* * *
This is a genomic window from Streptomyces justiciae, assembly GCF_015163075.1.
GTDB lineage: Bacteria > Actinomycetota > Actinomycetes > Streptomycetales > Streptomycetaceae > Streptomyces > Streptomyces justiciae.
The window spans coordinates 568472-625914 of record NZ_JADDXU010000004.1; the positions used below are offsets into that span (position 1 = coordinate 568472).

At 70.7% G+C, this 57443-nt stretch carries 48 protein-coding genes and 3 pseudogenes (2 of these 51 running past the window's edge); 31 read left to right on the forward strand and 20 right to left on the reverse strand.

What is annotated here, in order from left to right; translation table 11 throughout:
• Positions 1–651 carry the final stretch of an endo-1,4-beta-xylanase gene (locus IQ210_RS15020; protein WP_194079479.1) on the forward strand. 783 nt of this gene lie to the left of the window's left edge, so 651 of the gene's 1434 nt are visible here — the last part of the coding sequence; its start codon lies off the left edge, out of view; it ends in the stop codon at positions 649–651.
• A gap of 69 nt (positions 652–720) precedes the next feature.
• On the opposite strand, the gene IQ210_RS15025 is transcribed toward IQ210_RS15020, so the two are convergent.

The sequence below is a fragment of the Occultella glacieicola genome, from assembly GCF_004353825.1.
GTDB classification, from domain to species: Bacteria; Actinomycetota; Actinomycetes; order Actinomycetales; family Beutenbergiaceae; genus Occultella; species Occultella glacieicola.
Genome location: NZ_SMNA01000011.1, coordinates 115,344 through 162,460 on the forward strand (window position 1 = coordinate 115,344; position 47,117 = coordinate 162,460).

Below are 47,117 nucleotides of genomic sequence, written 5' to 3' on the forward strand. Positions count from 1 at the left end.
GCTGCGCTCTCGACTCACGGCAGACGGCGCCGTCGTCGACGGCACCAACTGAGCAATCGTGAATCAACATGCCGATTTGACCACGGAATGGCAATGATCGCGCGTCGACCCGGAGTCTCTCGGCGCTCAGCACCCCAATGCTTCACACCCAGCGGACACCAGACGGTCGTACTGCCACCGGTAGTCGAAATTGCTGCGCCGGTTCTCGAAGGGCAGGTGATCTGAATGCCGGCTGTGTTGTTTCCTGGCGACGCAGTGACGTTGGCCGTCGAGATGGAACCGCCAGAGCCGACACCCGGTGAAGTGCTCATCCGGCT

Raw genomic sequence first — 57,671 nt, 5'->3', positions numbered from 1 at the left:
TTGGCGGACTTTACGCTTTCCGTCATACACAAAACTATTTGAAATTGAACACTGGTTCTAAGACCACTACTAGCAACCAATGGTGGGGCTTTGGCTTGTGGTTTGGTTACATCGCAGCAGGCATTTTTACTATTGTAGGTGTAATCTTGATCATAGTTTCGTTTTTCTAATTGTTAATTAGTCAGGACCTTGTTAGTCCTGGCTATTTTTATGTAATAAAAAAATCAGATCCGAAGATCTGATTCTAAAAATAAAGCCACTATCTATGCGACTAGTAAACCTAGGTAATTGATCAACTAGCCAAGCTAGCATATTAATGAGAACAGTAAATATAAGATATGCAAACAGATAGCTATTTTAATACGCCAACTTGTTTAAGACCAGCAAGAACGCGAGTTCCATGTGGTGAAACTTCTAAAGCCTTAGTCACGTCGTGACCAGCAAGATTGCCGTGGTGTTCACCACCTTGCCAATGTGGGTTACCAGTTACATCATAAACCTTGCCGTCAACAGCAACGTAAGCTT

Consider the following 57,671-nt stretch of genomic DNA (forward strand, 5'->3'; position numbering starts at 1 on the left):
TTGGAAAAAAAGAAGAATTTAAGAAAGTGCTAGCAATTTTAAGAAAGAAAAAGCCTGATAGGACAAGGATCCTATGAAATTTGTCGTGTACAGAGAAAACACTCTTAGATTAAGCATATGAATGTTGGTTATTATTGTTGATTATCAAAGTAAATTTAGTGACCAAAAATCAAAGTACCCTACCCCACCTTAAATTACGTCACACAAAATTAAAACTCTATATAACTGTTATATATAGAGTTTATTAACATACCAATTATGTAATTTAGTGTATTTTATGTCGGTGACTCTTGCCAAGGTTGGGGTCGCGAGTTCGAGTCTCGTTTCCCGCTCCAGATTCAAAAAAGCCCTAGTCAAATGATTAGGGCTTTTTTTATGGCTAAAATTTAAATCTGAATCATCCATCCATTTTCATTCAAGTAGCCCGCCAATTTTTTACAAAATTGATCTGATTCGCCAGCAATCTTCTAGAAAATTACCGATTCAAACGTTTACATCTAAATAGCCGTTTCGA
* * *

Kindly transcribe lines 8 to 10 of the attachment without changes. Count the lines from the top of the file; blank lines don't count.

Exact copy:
• On the opposite strand, the gene IQ210_RS15025 is transcribed toward IQ210_RS15020, so the two are convergent.

The sequence below is a fragment of the Occultella glacieicola genome, from assembly GCF_004353825.1.
GTDB classification, from domain to species: Bacteria; Actinomycetota; Actinomycetes; order Actinomycetales; family Beutenbergiaceae; genus Occultella; species Occultella glacieicola.